“The FBI obviously remains committed to making sure that all members of our communities can live, work, play [and] worship in safe spaces, and that is really what underpins our mission,” said Wayne Jacobs, a special agent in charge of the FBI headquarters’ cybercriminal division. “Our work is to protect the American people and uphold the Constitution. We remain steadfast and ... work tirelessly to ensure [that commitment].”
“We are fully engaged with Howard and our local partners, and every time these things are happening, we’re taking it seriously. We don’t want something to happen,” said Special Agent Matthew O’Brien, a private sector coordinator in the bureau’s Washington field office.
O’Brien cited regional training attended by officers from the FBI and regional public safety agencies as a foundation of the relationship building between organizations, which makes a difference in sharing information and leads during investigations.
“SWAT teams, the evidence teams, they are so integrated because they literally all go to the same training,” O’Brien said. “So they all know each other; they meet all the time. It is not like they just show up and ‘Hey, how have you been?’ I mean there’s talking all the time.”
Annual crime statistics sourced from the University, District of Columbia and the U.S. Department of Education show that on-campus crime dropped by more than 58% between 2019 and 2022, despite the geographic area immediately surrounding Howard being eight times more likely to experience crimes against people or property. Lyles cites an increased number of on-site and virtual training for safety awareness, active shooter scenarios, and emergency management as a factor in the decline.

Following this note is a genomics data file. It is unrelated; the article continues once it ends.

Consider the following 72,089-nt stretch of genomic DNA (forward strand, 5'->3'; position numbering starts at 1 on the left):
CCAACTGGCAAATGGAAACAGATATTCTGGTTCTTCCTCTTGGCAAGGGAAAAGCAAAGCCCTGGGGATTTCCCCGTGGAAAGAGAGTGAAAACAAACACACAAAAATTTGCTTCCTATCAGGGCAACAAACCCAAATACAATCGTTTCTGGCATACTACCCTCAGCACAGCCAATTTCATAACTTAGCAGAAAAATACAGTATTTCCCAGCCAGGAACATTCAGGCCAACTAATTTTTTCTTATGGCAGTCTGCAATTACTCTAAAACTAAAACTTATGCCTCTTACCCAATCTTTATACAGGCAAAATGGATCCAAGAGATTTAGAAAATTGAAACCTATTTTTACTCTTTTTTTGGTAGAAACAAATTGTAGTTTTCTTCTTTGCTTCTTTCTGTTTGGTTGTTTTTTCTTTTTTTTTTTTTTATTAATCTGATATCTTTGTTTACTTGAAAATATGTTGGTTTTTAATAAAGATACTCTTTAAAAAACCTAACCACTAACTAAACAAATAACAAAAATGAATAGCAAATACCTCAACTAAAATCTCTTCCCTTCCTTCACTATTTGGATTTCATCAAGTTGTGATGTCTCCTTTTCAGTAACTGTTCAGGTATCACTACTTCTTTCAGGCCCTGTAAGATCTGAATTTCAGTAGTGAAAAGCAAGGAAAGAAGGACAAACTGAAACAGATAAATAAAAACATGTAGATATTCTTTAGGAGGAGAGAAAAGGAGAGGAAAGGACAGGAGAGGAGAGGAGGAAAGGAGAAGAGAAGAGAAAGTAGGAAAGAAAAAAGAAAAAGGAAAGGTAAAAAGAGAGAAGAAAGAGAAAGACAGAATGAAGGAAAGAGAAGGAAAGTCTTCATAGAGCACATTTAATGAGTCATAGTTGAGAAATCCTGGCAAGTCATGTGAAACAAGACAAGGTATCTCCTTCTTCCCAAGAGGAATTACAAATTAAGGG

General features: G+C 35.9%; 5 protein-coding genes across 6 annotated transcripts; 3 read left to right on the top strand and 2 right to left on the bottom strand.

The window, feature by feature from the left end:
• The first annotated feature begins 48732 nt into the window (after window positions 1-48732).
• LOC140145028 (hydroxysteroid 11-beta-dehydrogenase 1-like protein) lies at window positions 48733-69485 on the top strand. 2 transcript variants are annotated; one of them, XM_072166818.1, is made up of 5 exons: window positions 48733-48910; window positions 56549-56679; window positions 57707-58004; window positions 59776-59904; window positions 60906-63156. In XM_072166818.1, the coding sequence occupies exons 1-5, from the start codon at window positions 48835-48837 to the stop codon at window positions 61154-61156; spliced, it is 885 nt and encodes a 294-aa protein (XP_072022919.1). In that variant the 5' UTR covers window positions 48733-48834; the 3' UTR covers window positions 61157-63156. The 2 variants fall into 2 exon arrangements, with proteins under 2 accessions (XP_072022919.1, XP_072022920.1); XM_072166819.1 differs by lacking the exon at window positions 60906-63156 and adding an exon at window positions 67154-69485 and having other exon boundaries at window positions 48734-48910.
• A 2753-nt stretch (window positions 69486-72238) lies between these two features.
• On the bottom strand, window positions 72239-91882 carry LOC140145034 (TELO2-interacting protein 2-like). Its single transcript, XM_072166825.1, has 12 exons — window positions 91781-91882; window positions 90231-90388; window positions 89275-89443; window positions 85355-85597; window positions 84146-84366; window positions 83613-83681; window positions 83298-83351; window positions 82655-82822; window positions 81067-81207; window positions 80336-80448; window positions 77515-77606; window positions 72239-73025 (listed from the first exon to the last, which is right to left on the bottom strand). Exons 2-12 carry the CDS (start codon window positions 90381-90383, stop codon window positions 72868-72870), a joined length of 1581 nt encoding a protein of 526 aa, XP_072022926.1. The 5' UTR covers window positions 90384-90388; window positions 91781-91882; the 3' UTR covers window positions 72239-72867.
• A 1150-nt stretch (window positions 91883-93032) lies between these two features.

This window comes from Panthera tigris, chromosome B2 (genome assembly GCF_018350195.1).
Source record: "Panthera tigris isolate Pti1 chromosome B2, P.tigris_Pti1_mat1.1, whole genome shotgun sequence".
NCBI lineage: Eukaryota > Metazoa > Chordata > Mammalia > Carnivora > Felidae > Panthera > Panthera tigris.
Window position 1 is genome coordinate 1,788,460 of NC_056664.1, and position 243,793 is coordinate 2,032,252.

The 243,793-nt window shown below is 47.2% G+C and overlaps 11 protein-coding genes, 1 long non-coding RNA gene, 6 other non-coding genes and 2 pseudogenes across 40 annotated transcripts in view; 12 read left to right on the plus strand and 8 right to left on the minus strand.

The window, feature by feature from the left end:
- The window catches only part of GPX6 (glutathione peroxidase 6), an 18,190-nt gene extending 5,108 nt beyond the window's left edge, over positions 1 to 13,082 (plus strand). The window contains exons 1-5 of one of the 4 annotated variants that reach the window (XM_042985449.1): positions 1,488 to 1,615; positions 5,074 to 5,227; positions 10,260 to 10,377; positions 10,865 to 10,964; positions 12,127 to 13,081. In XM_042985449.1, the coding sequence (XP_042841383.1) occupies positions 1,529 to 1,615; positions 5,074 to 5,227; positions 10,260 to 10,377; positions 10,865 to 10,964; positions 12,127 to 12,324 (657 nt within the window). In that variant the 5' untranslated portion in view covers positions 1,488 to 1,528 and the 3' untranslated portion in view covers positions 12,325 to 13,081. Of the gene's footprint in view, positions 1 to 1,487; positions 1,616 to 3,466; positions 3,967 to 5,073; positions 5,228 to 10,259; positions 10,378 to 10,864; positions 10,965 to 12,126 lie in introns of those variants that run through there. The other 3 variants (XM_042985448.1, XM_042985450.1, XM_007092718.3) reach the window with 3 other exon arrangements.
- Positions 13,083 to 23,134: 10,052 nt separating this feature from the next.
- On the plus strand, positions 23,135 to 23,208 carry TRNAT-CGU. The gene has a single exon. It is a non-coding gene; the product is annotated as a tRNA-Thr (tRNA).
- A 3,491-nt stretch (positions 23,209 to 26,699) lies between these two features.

Even with these improvements, the University continues its effort to build alliances in the name of safety. In March, the U.S. Capitol Police assisted DPS security and patrolling at a Howard-hosted convening of U.S. Democratic senators. Two months later, officials returned to campus in support of the University’s Commencement ceremonies by lending mobile monitoring units and personnel for coverage during the event.
“Our partnership with Howard University helps to strengthen the USCP protective umbrella that we provide for members of Congress and congressional events, such as the recent Senate Democratic retreat held at Howard University,” said Sean Gallagher, USCP acting assistant chief of police, uniformed operations. “Director Triplett and her entire team were fantastic partners and consummate professionals.”
“We understand the impact that hosting a congressional event on Howard University’s campus takes, and our partnership, communication and collaboration from the early planning stages all the way through the successful execution of the event were remarkable," Gallagher said. "Being able to provide the level of security that is required for an event like this as well as incorporate our operational plans into the day-to-day activities of Howard University to minimize the impact on the students and staff was a result of this successful partnership between USCP and Howard University.”